Team Tork left 14K this morning around 9:30 AM for base camp. Tom put an order in with me while I was in Anchorage yesterday for 10+ pounds of beef and some nice bottles of Argentinian wine for their end of expedition "asado". Planes have been getting in and out of the range today. They will most likely be out tomorrow if it's flyable.

Seth, Leighan and the Summit for Someone guys made it into the range this early afternoon. They were delayed by one day in Talkeetna due to un-flyable weather. They went in to the South East Fork of the Kahiltna Glacier. This is also the starting point for Denali, Hunter and Mt. Foraker. These types of trips never really know where they are going until they are just about ready to take off. They had maps for 3 or 4 different course locations. Sometimes they do not know where they are going until they are up in the air and the pilot says where he or she is able to land. Something as simple a thing as a fog bank in a valley or landing strip can make an area un-landable.

This is a photo of the South Face of Mt. Francis. One possible route, conditions dependent, is the left hand sky line, the SW Ridge. Another possible line of ascent is the right hand sky line, East Ridge. The SW ridge is more difficult and the east ridge is a fair bit easier. There are two guides out with the 3 SFS climbers so they can accommodate the different experience levels in this group.

During the day in town of bad weather, the SFS climbers, along with the guides took care of some necessary curriculum to travel safely on the glacier. They worked into the evening last night in the AMS climbing gym until Talkeetna Air Taxi called it for the night.

Tork made it to base camp tonight and should be flying out in the morning on the 26th.


Friday, May 23, 2008


This is a photo of Mt. Foraker with a series of Lenticular clouds stacked up. This means extremely high winds. You do not want to be anywhere exposed in a situation like this. I think Denali looks something like this right now. Brian Okonek photo.

Tom called just a little bit ago. He and his crew are safe at 14K camp. They launched yesterday for the summit. He said he was hoping to be able to sneak it in before the weather system moved in. They made it to the top of Denali pass and it was cold, getting windier, and starting to snow. Tom made a good decision and turned around. They returned to 17K yesterday and packed up there and and moved to 14K. Tork said it is blowing over 90 mph right now up on the 16 ridge and at high camp. It is too windy even to go down around windy corner right now. They are going to hold tight there for a bit until the winds abate.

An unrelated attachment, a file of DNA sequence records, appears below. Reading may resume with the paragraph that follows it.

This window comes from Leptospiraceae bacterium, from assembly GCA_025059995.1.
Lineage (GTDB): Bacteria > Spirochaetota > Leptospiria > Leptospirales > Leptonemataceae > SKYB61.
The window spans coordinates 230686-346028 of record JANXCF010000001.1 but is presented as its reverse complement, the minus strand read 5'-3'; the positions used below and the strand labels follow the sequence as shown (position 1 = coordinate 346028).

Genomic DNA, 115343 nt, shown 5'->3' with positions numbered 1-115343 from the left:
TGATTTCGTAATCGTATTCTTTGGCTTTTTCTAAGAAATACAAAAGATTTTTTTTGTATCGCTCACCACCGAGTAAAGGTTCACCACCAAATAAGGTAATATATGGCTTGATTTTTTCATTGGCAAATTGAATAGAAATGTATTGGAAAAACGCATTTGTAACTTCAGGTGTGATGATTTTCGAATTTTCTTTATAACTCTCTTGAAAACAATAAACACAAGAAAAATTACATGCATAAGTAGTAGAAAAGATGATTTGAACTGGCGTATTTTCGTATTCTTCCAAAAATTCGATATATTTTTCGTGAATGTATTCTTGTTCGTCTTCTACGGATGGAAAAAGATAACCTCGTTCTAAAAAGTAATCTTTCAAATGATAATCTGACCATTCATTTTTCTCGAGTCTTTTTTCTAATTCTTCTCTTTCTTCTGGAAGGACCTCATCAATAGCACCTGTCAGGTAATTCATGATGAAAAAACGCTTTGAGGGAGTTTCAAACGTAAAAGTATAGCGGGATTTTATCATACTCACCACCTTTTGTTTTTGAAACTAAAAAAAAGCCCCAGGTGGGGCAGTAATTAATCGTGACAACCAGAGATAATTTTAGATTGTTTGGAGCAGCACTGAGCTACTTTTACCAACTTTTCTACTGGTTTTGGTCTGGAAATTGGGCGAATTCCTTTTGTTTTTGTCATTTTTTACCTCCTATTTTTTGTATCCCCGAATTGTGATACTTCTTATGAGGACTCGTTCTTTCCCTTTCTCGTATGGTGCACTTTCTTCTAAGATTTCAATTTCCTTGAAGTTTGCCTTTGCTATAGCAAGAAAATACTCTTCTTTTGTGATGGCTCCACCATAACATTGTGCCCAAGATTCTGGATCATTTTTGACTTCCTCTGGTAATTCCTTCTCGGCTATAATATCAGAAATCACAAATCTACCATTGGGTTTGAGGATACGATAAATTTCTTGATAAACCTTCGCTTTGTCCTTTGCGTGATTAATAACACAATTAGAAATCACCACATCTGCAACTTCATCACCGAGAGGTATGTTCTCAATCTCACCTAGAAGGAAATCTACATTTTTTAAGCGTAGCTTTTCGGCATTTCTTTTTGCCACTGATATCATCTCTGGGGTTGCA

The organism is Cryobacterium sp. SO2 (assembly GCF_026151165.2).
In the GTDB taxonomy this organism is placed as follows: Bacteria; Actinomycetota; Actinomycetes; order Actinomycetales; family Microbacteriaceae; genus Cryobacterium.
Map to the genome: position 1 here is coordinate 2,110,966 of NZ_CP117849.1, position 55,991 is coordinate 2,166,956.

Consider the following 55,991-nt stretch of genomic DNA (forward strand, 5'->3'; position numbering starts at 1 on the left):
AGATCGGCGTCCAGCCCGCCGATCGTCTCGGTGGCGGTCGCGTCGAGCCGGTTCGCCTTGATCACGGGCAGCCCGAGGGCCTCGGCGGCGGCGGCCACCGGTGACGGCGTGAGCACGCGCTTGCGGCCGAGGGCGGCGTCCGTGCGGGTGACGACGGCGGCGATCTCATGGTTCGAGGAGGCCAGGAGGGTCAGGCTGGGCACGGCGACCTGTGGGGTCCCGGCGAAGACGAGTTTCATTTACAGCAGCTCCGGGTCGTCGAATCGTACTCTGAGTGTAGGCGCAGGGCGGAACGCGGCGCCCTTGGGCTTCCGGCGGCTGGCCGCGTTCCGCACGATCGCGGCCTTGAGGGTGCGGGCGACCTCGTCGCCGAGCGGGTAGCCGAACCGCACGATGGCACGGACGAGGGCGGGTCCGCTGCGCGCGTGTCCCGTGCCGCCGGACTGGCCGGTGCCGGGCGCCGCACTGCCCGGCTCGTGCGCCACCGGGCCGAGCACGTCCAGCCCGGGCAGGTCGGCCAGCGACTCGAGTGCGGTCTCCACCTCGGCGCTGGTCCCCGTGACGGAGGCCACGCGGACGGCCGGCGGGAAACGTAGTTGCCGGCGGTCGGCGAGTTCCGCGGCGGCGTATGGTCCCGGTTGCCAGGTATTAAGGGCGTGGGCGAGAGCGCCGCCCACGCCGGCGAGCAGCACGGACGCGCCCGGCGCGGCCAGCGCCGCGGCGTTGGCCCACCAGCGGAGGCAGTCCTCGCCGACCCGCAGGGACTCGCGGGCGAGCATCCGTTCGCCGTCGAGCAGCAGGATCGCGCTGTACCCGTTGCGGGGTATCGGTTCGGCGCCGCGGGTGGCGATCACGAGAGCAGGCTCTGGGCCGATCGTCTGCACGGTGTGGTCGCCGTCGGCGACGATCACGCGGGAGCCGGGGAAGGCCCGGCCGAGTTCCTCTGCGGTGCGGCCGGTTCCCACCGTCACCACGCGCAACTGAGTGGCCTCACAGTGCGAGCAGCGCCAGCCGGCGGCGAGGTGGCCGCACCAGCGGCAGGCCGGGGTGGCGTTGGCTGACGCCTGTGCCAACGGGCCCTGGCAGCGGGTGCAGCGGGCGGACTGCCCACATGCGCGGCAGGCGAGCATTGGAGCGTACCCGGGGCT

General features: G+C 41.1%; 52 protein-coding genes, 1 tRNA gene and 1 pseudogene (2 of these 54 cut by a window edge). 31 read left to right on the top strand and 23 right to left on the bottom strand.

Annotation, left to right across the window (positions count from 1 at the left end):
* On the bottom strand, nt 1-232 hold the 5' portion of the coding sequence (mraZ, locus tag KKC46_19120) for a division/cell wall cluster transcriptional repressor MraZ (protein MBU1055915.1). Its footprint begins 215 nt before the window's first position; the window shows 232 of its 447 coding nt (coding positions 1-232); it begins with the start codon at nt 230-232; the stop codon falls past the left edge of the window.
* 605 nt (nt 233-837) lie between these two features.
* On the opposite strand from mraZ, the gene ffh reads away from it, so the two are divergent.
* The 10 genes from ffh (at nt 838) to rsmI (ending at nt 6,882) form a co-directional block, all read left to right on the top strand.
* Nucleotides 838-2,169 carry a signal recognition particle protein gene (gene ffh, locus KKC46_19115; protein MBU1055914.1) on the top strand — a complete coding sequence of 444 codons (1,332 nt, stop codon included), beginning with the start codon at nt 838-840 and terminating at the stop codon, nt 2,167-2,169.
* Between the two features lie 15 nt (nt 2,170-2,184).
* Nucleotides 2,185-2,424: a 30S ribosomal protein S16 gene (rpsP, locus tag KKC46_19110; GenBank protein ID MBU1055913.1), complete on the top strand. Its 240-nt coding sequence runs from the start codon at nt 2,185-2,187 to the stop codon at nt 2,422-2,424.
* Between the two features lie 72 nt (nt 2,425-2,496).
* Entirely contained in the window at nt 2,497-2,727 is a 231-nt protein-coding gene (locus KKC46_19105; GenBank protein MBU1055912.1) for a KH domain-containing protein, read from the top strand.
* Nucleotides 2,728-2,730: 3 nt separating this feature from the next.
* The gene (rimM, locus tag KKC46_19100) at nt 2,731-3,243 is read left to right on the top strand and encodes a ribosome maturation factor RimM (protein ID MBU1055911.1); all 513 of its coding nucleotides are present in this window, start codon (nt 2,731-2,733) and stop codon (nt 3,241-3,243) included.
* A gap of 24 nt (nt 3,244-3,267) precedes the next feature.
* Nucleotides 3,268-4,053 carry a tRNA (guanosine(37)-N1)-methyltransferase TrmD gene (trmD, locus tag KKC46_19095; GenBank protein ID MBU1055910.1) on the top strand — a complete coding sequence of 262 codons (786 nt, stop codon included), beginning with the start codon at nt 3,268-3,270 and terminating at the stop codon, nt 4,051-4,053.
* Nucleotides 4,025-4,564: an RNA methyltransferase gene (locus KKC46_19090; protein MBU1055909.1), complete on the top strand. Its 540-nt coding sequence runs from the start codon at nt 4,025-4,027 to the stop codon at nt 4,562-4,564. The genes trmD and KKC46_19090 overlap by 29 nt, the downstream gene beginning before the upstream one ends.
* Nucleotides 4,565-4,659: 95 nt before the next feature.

He said it is windy but livable right now at 14K camp. 14 is a much better place to be when it get nuclear up there. It is hard living as it is at 17K with out extreme winds. It sounds like a freight train up higher right now. We are glad Tork is up there making good calls and everyone is doing fine.

I haven't heard from the other groups on the mountain today, but I'm sure all is well. They are probably doing some wall building and shoveling in and around camp as we speak.


Thursday, May 22, 2008

A Mountain of updates.

Here a group heads to the summit. Led by AMS guide Christian MArch.

Torkelson is heading for the summit today. The weather looks just like it did yesterday. They are in a bit of cloud up there, but the report for 14K a few minutes ago was that it didn't seem windy. Everyone is planning on higher winds starting tonight. Tom left camp with everyone this morning. He said he MIGHT call when they get back to camp, but if it's late he wouldn't call till the next day.

Kremer is at 14K and heading down in the next few hours. They are hanging out drying all there stuff and hydrating for the long trip out. They are going to cook up dinner at 11K and head out late night from there. They'll most likely do one final brew up at the base of Ski Hill and roll into base camp in the early morning hours. Wx permitting, we'll see them in Talkeetna tomorrow.

Here's Melis pulling down in Croatia.

Melis got her cell phone last night and she went to town with updates. I had to have one of the interns sit in front of the phone and keep hitting replay to get all the messages written down so I could post them. She said that's what we get for only giving her a cell phone battery and making her wait to get the phone body. Here is goes:

From Evan:, Tell Christine "I love her and miss her."

From John and Austin:,
1. "I didn't see anything about heat stroke in the hazards."
2. "ATT cell coverage sucks" [I could have told him that.]
3. Austin says something like: "milk was bad, it's so hot."
4 "14K was great, dogs and cats can live together, Jet black hair"